CLEVELAND -- Democratic gubernatorial candidate and current Cuyahoga County Executive Ed FitzGerald’s driving record is coming under fire.
The FOX 8 I-Team tried to reach FitzGerald numerous times Tuesday, going to his home and his office, but were denied at every turn.
A spokesman with his campaign said FitzGerald knows he made a mistake and he is sorry. The spokesman would not elaborate.
Turns out FitzGerald only had a temporary learner’s permit when he was mayor in Lakewood and was driving a city vehicle.
Ohio law requires temporary permit drivers to have a licensed driver next to them when they are behind the wheel at all times.
Records with the Ohio Bureau of Motor Vehicles show that FitzGerald had a temporary permit from 2008 until November of 2012, when he got a driver’s license.
Lakewood Law Director Kevin Butler said city records show FitzGerald was reimbursed for driving his own vehicle in 2008 and that he began using a city vehicle in 2009.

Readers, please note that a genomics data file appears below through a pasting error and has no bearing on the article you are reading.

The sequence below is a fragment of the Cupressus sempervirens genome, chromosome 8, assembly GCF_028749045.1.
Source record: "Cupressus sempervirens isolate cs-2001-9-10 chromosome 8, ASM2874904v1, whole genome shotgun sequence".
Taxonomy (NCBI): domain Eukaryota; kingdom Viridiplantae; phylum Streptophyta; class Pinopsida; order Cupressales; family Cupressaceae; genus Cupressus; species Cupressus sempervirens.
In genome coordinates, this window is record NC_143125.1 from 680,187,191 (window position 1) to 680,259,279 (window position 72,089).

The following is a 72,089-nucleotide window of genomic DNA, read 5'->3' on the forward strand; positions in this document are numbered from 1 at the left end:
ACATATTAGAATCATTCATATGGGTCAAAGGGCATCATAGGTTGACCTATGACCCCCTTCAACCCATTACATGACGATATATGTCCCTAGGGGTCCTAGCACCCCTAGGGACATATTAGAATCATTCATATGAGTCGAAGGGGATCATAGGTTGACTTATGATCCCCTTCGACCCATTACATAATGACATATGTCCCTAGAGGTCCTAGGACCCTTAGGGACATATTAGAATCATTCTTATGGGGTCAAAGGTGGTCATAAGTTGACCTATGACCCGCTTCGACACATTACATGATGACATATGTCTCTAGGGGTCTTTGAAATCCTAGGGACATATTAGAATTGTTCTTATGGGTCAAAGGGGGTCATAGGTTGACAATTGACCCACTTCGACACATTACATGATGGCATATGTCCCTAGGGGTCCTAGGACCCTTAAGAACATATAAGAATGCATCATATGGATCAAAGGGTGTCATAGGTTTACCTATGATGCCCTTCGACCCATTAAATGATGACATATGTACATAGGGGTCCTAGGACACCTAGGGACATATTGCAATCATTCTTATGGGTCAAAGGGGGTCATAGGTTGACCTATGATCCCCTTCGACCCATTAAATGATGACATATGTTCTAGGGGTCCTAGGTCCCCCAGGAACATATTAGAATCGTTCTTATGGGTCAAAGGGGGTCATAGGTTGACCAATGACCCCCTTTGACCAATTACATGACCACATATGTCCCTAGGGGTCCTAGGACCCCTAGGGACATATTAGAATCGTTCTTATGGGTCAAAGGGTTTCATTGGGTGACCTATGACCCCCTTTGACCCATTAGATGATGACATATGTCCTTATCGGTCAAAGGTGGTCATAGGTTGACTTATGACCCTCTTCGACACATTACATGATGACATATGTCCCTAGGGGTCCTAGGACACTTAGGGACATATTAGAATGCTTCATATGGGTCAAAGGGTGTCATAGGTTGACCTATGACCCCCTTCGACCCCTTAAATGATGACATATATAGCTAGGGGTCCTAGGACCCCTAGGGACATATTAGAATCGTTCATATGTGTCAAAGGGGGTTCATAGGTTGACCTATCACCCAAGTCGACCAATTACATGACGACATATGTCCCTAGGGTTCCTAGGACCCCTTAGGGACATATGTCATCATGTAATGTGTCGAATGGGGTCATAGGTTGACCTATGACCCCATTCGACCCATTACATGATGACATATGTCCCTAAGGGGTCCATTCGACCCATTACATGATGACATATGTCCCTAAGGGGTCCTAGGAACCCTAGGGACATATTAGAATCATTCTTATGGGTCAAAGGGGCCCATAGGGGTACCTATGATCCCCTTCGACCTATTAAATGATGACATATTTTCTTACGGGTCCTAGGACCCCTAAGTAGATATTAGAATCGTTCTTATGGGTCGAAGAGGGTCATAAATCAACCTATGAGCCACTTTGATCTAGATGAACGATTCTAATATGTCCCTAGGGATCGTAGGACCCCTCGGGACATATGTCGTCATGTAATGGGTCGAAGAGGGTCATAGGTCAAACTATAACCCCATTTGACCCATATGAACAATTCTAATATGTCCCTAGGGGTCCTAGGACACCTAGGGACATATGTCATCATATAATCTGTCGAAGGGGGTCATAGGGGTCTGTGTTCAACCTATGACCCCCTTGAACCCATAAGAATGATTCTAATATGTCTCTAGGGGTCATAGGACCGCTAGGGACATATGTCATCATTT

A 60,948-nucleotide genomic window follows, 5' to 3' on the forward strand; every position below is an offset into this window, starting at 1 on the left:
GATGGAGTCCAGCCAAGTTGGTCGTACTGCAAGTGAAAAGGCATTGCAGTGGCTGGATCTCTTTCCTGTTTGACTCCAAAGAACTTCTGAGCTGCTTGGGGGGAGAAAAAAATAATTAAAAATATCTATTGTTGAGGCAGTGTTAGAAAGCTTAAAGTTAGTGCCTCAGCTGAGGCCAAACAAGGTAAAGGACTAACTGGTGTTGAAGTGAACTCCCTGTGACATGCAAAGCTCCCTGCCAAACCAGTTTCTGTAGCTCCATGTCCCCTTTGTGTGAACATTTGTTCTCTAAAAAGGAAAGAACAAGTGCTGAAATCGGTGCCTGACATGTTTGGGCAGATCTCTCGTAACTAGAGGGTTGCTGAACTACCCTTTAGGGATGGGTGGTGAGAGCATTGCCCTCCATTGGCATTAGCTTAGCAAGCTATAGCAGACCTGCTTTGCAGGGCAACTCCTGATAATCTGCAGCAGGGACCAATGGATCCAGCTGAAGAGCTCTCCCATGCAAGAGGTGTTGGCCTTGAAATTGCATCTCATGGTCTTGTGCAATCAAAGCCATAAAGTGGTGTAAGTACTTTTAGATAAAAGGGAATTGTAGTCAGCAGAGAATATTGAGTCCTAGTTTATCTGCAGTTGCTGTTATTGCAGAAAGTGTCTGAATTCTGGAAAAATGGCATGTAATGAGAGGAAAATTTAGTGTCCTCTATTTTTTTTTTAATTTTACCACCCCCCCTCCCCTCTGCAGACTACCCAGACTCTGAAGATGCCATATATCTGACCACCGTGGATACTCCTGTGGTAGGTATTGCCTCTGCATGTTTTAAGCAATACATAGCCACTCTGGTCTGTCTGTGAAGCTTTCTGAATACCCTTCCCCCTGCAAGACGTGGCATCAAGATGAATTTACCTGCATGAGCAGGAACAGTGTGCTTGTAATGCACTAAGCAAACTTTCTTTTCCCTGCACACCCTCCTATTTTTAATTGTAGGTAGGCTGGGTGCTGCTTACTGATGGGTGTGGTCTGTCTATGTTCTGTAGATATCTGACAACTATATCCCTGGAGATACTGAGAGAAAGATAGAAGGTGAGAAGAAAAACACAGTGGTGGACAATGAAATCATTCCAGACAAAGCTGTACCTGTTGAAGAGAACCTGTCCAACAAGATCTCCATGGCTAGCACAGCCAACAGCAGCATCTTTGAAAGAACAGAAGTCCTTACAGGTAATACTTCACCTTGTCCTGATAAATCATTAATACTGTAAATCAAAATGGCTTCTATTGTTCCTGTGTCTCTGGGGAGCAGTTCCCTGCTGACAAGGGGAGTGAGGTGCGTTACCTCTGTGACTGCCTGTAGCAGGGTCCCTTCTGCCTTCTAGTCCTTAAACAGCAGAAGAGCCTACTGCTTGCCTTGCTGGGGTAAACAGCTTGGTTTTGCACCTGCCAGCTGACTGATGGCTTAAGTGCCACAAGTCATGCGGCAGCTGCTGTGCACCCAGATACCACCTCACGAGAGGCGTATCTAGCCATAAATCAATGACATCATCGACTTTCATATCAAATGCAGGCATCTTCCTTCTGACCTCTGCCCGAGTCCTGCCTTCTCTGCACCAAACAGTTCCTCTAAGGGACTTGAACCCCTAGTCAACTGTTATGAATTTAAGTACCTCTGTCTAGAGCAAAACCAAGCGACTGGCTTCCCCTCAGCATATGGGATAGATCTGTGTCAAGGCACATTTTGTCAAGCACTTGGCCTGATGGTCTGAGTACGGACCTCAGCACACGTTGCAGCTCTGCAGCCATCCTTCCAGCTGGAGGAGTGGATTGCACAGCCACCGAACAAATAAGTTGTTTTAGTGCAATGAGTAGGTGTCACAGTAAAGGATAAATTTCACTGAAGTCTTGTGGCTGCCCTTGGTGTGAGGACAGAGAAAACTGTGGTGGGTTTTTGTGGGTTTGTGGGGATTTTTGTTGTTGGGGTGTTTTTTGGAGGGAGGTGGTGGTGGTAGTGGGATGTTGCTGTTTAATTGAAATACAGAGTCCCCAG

Records show he refueled two city vehicles during the time he was mayor. It is not known if he had a licensed driver with him while driving the city vehicle, as required by law.
FOX 8’s I-Team asked for county records to find out if FitzGerald used a county vehicle in 2011 or 2012 but we couldn’t get a response from anyone.
After we made numerous requests for records, we went to the county building hoping to get to view the records.
Security officials at the Cuyahoga County building, however, told us everyone we asked to talk to was busy, and we were not allowed to wait inside the public facility.
We asked a spokesman with the county why we were not allowed to wait and he responded that he can’t talk about security measures. He said we need to contact him first for interviews or documents, and that is something we did do.
The new information on FitzGerald’s driving record, comes in the wake of questions surrounding his actions back in October 2012 when he was stopped in a parking lot by Westlake police at 4:30 a.m.
He was driving with only a temporary permit. He said he was bringing a woman, who was part of a trade delegation from Ireland, back to her hotel. It’s not known if once he dropped her off, if someone else got in the car to drive with him back home, which is what is required by law.